Show simple item record

dc.contributor.authorDe Asha, Alan R.*
dc.contributor.authorBuckley, John G.*
dc.date.accessioned2016-04-28T10:50:16Z
dc.date.available2016-04-28T10:50:16Z
dc.date.issued2015-05
dc.identifier.citationDe Asha AR and Buckley JG (2015) The effects of laterality on obstacle crossing performance in unilateral trans-tibial amputees. Clinical Biomechanics, 30 (4): 343–346en_US
dc.identifier.urihttp://hdl.handle.net/10454/8224
dc.descriptionyesen_US
dc.description.abstractBackground Unilateral trans-tibial amputees have bilaterally reduced toe clearance, and an increased risk of foot contact, while crossing obstacles compared to the able-bodied. While the able-bodied tend to lead with a ‘preferred’ limb it is equivocal whether amputees prefer to lead with the intact or prosthetic limb. This study determined the effects of laterality, compared to side of amputation, on amputees' obstacle crossing performance. To help understand why laterality could affect performance we also assessed knee proprioception for both limbs. Methods Foot placement and toe clearance parameters were recorded while nine amputees crossed obstacles of varying heights leading with both their intact and prosthetic limbs. Joint-position sense was also assessed. Participants self-reported which limb was their preferred (dominant) limb. Findings There were no significant differences in foot placements or toe clearance variability across lead-limb conditions. There were no significant differences in toe clearance between intact and prosthetic lead-limbs (p = 0.28) but toe clearance was significantly higher when amputees led with their preferred compared to non-preferred limb (p = 0.025). There was no difference in joint-position sense between the intact and residual knees (p = 0.34) but joint-position sense tended to be more accurate for the preferred, compared to non-preferred limb (p = 0.08). Interpretation Findings suggest that, despite the mechanical constraints imposed by use of a prosthesis, laterality may be as important in lower-limb amputees as it is in the able bodied. This suggests that amputees should be encouraged to cross obstacles leading with their preferred limb.en_US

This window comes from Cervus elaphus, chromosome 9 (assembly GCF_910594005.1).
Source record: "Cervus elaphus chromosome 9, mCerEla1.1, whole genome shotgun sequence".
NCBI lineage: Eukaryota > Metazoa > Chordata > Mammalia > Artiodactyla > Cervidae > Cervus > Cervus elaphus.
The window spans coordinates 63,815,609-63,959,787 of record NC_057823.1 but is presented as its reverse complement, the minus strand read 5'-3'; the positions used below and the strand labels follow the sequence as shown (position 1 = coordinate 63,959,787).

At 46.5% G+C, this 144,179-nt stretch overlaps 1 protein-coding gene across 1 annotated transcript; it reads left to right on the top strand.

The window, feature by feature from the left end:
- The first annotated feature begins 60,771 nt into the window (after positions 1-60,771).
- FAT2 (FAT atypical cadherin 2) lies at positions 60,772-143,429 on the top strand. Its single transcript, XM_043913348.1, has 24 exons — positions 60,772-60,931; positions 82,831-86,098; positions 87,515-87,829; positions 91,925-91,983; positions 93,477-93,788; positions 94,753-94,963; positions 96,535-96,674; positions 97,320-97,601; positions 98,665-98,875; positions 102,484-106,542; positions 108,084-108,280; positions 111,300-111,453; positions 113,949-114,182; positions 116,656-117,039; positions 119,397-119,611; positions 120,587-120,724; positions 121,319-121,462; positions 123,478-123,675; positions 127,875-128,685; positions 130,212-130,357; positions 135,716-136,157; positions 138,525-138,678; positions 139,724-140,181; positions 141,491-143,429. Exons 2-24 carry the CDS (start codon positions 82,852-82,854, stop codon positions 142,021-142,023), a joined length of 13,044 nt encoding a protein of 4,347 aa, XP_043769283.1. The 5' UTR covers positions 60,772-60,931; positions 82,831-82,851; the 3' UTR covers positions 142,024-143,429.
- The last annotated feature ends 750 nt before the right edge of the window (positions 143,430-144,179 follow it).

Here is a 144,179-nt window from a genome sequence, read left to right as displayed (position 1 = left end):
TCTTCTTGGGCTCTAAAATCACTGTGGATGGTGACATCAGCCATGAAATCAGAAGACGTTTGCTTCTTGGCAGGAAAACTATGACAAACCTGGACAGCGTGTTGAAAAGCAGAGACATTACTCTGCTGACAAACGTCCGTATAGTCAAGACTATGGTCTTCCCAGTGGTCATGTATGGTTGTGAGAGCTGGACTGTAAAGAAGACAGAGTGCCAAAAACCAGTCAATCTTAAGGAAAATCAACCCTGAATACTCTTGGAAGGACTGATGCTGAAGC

dc.description.sponsorshipEngineering and Physical Sciences Research Councilen_US
dc.language.isoenen_US
dc.relation.isreferencedbyhttps://doi.org/10.1016/j.clinbiomech.2015.03.001en_US
dc.rights© 2015 The Authors. Published by Elsevier Ltd. This is an open access article under the CC BY license (http://creativecommons.org/licenses/by/4.0/).en_US
dc.subjectLaterality; Obstacle crossing; Rehabilitation; Toe-clearance; Unilateral trans-tibial amputeeen_US
dc.titleThe effects of laterality on obstacle crossing performance in unilateral trans-tibial amputeesen_US
dc.status.refereedyesen_US
dc.date.Accepted2015-03-02
dc.typeArticleen_US
dc.type.versionpublished version paperen_US
refterms.dateFOA2018-07-25T12:59:05Z


Item file(s)

Thumbnail
Name:
De Asha+Buckley Clin Biomec ...
Size:
372.2Kb
Format:
PDF

This item appears in the following Collection(s)

Show simple item record